Naked in Marshall

Something sinister is brewing in the picturesque mountain town of Marshall, and we’re not talking about the developers who seem inexorably headed its way.

Ready to party, Marshall style: Sin Ropas may just be at the forefront of Marshall’s cultural revolution.

No, this is about the dark and intoxicating concoction of twisted Appalachia and psychedelic swamp blues that the husband-and-wife team of Tim Hurley and Danni Iosello — aka Sin Ropas — cook up in their mountaintop log cabin just outside Marshall. It’s a mix that has earned the duo gamut-running kudos from mainstream-savvy Rolling Stone to indie-leaning Pitchforkmedia.com, and one that’s now stitched into the fabric of this artist-friendly town.

Sin Ropas’ Sunday-night gig at the Grey Eagle — which also features filmmaker/musician/kindred spirit Brent Green — is the culmination of their first U.S. tour behind Fire Prizes, their incandescent third release that is just now seeing its stateside debut in a limited vinyl pressing, despite being released in Europe in 2005. (CD copies will be available at the gig.)

Recorded in Marshall’s old, abandoned library, Fire Prizes is a de facto chronicle of the 100-year flood that roared through the French Broad River in 2004. It is, Hurley admits, “soaked in desperation.” Driven by roiling waves of processed guitar lines, the insistent brush-and-snare work of Iosello, and elliptical narratives Hurley slurs together in his desperate-sounding falsetto, the music makes elegant accompaniment for cataclysmic times.

It’s also an excellent fit for Green’s animated films, which mix vaguely Southern gothic themes with a style of stutter-frame filmmaking best described by Green’s own Nervous Films moniker. Green has worked extensively with Chicago’s experimental roots alchemists Califone and provided them with evocative videos and CD extras, while they have played both improvised and recorded soundtracks for his short films. As Sin Ropas arose from the same Red Red Meat petri dish, audio experiments are also ingrained in their DNA.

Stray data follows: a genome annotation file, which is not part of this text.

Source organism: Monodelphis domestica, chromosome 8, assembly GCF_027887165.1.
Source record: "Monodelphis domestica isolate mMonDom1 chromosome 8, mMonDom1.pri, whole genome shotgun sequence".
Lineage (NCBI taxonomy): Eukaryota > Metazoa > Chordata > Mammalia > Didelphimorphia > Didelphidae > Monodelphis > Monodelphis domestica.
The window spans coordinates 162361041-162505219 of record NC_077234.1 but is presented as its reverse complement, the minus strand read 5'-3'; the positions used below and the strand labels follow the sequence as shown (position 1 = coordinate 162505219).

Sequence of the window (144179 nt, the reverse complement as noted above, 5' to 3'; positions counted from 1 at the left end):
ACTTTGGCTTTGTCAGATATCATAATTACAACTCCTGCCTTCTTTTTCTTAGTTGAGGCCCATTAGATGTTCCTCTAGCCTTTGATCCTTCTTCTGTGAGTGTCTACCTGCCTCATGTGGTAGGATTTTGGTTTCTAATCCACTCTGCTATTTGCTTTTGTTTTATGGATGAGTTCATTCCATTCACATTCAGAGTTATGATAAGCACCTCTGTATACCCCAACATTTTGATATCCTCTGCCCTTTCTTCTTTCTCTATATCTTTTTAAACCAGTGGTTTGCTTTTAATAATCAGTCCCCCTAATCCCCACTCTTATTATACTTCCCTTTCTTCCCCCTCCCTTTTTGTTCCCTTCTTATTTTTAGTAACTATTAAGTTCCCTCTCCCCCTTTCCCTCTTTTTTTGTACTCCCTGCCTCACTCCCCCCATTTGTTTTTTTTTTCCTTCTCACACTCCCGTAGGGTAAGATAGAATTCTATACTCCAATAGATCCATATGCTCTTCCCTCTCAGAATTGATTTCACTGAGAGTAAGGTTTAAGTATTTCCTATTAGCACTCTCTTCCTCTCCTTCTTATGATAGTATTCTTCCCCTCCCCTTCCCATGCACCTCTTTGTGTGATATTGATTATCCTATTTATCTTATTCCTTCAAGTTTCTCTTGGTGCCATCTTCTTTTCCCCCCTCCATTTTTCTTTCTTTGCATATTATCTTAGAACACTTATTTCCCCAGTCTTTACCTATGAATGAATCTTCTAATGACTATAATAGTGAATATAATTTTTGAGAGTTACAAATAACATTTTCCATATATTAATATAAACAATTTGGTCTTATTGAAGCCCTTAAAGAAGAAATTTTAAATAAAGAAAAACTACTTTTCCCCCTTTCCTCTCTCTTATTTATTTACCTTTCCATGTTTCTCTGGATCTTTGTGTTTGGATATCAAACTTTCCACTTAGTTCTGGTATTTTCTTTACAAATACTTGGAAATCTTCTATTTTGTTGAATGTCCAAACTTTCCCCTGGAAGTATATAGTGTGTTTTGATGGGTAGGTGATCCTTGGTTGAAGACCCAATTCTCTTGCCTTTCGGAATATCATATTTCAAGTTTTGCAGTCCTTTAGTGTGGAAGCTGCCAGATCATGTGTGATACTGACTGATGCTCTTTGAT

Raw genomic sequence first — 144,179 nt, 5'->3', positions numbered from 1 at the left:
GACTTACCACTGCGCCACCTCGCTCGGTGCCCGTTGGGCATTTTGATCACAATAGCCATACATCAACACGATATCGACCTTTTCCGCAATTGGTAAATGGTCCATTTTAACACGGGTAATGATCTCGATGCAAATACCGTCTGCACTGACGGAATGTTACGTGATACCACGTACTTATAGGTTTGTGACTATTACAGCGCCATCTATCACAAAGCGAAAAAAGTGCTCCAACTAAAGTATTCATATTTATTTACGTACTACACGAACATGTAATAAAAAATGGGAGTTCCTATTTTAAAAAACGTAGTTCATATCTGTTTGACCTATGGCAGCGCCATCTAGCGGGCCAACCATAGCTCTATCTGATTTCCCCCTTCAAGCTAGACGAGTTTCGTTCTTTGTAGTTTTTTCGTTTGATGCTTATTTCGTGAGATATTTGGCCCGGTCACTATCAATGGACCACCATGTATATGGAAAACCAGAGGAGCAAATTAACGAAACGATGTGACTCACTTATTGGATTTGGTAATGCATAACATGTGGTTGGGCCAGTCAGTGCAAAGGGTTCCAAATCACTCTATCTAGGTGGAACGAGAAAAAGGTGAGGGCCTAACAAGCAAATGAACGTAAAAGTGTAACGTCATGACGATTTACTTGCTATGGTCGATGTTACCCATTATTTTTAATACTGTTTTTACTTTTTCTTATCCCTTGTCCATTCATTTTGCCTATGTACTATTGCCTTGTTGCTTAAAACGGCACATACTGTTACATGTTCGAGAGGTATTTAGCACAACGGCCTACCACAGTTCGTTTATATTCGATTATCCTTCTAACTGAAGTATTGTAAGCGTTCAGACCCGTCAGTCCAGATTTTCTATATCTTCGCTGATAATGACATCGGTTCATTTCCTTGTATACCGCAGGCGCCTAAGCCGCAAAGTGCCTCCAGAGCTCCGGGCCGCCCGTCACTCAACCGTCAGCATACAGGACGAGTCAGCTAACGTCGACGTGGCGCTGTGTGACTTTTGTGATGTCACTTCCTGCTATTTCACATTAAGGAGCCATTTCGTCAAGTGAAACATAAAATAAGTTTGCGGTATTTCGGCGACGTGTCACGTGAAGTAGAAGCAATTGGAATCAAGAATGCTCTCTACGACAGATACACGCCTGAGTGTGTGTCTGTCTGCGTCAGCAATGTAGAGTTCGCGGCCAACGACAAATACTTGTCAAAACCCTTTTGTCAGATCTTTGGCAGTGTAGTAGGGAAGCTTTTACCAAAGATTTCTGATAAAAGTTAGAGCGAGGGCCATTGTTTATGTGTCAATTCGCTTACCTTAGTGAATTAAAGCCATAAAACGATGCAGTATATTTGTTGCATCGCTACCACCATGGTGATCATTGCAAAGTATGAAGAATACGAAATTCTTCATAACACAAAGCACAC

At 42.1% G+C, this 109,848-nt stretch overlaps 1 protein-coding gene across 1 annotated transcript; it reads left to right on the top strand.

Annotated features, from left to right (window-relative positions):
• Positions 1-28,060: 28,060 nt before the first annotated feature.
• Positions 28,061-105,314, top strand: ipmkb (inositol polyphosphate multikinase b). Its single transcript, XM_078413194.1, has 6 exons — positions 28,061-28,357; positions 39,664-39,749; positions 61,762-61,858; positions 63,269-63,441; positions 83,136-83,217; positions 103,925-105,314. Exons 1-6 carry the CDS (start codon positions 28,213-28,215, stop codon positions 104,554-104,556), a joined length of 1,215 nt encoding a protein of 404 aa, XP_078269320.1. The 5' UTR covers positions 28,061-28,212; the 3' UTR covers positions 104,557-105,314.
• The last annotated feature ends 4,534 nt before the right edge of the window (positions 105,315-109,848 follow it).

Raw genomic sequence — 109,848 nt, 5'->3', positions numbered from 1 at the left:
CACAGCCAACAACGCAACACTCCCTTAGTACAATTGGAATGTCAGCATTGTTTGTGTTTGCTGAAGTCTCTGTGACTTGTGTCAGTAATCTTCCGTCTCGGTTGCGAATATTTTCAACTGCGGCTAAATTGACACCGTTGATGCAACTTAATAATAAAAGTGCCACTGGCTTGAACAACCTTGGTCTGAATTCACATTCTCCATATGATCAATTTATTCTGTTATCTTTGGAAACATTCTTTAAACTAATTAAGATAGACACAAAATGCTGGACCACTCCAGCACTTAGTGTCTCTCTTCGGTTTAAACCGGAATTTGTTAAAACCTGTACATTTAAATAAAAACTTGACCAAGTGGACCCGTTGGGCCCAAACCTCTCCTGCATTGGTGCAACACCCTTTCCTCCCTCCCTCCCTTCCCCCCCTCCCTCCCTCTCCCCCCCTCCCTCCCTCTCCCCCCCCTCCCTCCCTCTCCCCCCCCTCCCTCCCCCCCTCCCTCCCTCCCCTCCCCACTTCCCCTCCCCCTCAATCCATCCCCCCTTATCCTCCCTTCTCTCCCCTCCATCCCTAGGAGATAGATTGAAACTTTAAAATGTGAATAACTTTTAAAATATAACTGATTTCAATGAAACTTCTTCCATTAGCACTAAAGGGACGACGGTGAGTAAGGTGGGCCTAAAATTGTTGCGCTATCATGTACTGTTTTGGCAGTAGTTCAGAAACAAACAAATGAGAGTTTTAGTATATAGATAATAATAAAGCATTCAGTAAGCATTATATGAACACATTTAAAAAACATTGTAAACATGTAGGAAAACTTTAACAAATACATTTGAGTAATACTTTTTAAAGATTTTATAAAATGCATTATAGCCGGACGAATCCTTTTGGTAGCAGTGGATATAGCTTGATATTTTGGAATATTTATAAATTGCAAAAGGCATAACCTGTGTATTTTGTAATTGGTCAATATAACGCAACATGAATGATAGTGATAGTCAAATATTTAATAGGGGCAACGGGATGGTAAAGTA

“It took a few days to all come together on it, but it’s finally starting to sound like something other than just a racket,” Iosello laughs after the band’s recent sold-out Cleveland gig opening for Iron & Wine. “Tim and I were trying to be quiet and moody at first, but it turned into something totally different with Brent playing twangy, rock ‘n’ roll guitar.”

The sets have varied, with Sin Ropas reaching all the way back to their 2000 Three Cherries debut for songs to intersperse with Green’s short films. “It’s like a variety show,” says Iosello. “‘And now if you would please turn your attention to stage left.’”

A couple of years ago, the duo also had an opportunity to play to Green’s films when the old Marshall library still doubled as their studio. But after the 2004 flood, mold issues eventually forced them out and they moved their studio to their nearby cabin.

That coincided with Marshall’s recent growth as a popular destination for artists of all stripes, including other musicians from bands like Negativland and Man or Astro-man?, who have found refuge there. For their part, Hurley says they were drawn to the town’s “time-capsule” feel when they first moved there four years ago. Since then, it’s been hard not to notice Marshall’s increased profile. Two galleries have opened on Main Street, and the old Marshall High School building on Blanahassett Island has been refurbished into new art studios. But that’s not what really worries Iosello.

“If they allow alcohol here, then it’s just going to be the next hip town,”  she says of Madison County’s plans to vote on their dry status. “There are people who’ve moved here and bought property and want to make money, and it was cheap because there was no beer and wine. But now they want that so they can raise their property values. I guess that’s smart for people who are investors, but it’s not good for the rest of us who moved there because of the way it was.

“But whenever I think that it’s changed that much, I just have to go downtown after five o’clock and there’s no one out, there’s nothing open. The occasional car may go by, but just about the only person around is the guy who makes moonshine.”

[John Schacht is a regular contributor to Harp and editor of the new regional music magazine, Shuffle.]


Nervous Films and Sin Ropas present their live music/film show at the Grey Eagle (185 Clingman Ave.), Sunday, Oct. 14. 8:30 p.m. $8 (232-5800).

who: Nervous Films and Sin Ropas
what: A live music and film show
where: Grey Eagle
when: Sunday, Oct. 14 (8:30 p.m. $8. www.thegreyeagle.com or 232-5800).

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One thought on “Naked in Marshall

  1. Kriss

    I take some exception to Danni Iosello’s musings regarding Madison County property being cheap because there was no beer and wine. It’s not cheap now, and there is still no beer and wine. Beer and wine have nothing to do with it. It all has to do with demand and supply, and demand for property in Madison County is not driven by potential sales of alcohol (with the rare exception of someone specifically looking to open a bar or other business where beer and wine are the major products).

    Beer and wine sales would have little or no effect on property values, although it would have an effect on the traditional character of the county, in my opinion. And I do agree with her that it would not be good for “the rest of us who moved there because of the way it was.”

    But, “the occasional car may go by, but just about the only person around is the guy who makes moonshine.” Come on. Maybe that was meant as a joke, but it is so stereotypical and quite inaccurate.

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